Example: A church seats 500 for Sunday morning services, which run from 9:00 a.m. to 12:30 p.m. No activities occur at the church Monday-Saturday (this is not typical). The designer proposes a wastewater generation of 5 gallons per church attendee, for a total Sunday flow of 2,500 gallons. Equalization will be provided to disperse the treated Sunday flow over a 5 day period at a rate of 500 gpd, and the dispersal field will be sized for that daily flow.
Church → Treatment → EQ → Dispersal If the EQ tank is placed after Treatment, the Treatment unit must be able to treat a wastewater flow of 2,500 gallons generated over a 4-hour period. This may require a unit sized for >2,500 gpd. Church → EQ → Treatment → Dispersal If the EQ tank is placed before Treatment, the Treatment unit need only be sized to treat the equalized flow of 500 gpd, and it can be fed to that unit over 24 hours.
Church → Treatment → EQ → Dispersal Church → EQ → Treatment → Dispersal In either of the above configurations, what must be the minimum working EQ volume? a. 500 gallons b.2,000 gallons (2,500 in out = 2,000 net ) c.2,500 gallons
Church → Treatment → EQ → Dispersal Church → EQ → Treatment → Dispersal In either of the above configurations, what must be the minimum working EQ volume? c.2,500 gallons is most nearly correct. Remember, the 2,500 gallon influent flow is generated over 4 hours, while the 500 gpd forward flow occurs over 24 hours (averaging 20.8 gph). Therefore, only a small portion of that 500 gpd is likely to be sent forward during the 4 hours that influent is generated.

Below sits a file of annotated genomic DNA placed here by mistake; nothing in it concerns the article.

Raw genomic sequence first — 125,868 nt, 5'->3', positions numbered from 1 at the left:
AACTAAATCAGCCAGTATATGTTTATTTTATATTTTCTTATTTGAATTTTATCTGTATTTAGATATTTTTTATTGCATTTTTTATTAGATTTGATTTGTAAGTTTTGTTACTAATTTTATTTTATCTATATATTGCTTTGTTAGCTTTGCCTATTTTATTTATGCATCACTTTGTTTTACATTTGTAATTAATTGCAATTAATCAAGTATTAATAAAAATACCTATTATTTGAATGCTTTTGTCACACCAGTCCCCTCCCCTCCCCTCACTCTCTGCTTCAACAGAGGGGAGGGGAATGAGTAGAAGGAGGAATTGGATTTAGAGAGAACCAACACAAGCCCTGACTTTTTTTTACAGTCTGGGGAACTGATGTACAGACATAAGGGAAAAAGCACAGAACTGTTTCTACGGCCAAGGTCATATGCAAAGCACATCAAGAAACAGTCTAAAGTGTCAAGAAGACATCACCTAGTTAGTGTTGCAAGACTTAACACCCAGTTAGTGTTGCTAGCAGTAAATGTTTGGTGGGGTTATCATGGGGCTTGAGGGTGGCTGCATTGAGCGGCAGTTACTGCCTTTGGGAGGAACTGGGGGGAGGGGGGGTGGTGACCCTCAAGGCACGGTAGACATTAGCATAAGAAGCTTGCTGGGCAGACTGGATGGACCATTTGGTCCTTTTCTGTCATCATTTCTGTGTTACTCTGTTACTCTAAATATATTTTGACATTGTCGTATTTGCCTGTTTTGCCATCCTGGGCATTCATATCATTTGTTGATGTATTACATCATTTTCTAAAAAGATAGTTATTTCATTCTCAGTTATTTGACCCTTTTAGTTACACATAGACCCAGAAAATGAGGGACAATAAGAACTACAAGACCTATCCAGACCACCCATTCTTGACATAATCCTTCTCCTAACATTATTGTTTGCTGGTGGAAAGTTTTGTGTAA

Generally, the wastewater generation schedule will be much more complicated than this example, and tables such as the following should be developed (and submitted) to clearly identify the wastewater sources, flow timing, etc.
“New” Requirements for Drip Dispersal Systems Often Overlooked
The Sewage Handling and Disposal Regulations were amended by emergency regulation on March 14, 2014 to include several “good engineering” practices for drip dispersal systems. Those practices are listed in 12VAC (with the changes discussed in GMP 135.A). Most of the following requirements are also included in GMP 156 and must be followed for a shallow-placed drip dispersal system to be credited with 50% TN reduction. Since 50% TN reduction is now required over much of Virginia, the use of shallow-placed drip dispersal is increasing. Many designers have not yet become familiar with these “new” drip requirements.